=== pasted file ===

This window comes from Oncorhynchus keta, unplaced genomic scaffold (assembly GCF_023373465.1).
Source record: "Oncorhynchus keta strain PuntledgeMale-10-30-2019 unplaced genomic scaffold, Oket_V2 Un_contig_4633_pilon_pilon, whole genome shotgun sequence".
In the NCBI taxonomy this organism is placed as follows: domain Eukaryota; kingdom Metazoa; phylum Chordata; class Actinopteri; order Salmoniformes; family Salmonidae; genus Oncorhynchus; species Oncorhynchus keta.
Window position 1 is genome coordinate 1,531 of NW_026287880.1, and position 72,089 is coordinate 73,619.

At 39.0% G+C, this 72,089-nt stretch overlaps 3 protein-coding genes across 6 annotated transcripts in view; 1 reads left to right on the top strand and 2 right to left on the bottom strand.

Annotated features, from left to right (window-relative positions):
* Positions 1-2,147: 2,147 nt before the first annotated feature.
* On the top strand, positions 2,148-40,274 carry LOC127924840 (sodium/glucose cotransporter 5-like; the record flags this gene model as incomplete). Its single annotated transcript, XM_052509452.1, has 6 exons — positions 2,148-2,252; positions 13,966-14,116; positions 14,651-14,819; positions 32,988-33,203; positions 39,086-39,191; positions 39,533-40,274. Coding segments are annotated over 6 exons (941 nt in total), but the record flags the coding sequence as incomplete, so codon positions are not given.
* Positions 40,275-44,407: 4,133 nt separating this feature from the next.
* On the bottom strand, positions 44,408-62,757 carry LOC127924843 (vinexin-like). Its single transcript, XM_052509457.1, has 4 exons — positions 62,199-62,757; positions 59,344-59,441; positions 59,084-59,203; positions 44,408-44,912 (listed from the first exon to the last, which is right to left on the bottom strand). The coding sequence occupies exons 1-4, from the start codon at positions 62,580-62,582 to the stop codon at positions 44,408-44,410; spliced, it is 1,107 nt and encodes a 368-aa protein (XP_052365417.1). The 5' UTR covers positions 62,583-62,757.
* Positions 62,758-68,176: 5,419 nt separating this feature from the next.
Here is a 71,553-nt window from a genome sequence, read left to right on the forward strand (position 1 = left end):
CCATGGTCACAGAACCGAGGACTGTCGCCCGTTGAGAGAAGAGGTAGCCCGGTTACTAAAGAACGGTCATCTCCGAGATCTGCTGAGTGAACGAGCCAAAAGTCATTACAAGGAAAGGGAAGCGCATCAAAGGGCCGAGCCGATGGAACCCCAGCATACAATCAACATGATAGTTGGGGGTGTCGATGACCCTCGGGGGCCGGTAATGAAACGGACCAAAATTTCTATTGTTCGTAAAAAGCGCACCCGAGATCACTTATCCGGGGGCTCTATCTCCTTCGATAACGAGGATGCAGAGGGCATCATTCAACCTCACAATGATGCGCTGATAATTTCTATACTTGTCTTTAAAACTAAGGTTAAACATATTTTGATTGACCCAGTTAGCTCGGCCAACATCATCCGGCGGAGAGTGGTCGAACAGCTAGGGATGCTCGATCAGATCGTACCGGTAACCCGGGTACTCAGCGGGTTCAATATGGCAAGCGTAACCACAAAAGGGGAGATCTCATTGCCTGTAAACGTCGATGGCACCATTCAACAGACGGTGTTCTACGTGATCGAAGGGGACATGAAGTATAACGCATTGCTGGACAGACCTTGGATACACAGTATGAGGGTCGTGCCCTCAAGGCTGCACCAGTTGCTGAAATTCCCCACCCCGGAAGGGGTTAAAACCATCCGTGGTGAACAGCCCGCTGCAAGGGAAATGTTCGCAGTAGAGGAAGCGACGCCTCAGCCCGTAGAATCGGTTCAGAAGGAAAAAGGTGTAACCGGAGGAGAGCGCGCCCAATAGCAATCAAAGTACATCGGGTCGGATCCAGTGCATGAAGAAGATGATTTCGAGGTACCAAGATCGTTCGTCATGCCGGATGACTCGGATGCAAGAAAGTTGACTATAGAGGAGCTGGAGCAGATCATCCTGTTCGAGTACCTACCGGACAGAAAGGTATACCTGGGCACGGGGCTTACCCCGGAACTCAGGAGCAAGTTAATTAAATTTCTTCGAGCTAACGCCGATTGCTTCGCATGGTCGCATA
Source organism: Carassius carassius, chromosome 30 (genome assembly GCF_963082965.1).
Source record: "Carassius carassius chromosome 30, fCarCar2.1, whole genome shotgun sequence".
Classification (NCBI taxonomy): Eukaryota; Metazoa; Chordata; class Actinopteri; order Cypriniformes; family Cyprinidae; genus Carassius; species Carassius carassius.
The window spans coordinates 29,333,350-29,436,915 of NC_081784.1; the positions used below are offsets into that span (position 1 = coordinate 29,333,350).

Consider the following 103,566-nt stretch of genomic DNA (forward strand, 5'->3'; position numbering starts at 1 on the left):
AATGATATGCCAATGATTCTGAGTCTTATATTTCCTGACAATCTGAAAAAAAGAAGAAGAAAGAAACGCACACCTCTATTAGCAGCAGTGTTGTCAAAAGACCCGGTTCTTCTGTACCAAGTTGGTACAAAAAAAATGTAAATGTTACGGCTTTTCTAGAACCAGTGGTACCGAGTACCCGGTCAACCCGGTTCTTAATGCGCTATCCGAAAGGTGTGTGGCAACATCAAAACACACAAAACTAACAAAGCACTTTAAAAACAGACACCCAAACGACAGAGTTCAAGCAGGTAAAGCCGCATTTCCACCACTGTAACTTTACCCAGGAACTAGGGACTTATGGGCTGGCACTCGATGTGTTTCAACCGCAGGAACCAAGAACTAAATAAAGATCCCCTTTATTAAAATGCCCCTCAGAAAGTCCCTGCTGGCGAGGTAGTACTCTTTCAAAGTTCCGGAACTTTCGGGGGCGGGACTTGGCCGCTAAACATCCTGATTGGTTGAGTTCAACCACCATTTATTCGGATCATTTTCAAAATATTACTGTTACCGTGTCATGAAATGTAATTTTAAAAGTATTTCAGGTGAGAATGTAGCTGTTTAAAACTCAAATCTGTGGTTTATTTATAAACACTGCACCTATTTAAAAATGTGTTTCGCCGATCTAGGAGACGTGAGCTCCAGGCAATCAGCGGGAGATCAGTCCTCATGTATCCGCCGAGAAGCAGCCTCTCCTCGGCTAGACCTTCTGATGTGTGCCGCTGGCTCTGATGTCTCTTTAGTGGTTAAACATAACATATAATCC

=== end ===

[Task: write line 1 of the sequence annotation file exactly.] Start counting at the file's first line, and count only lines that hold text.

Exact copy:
This window comes from Oncorhynchus keta, unplaced genomic scaffold (assembly GCF_023373465.1).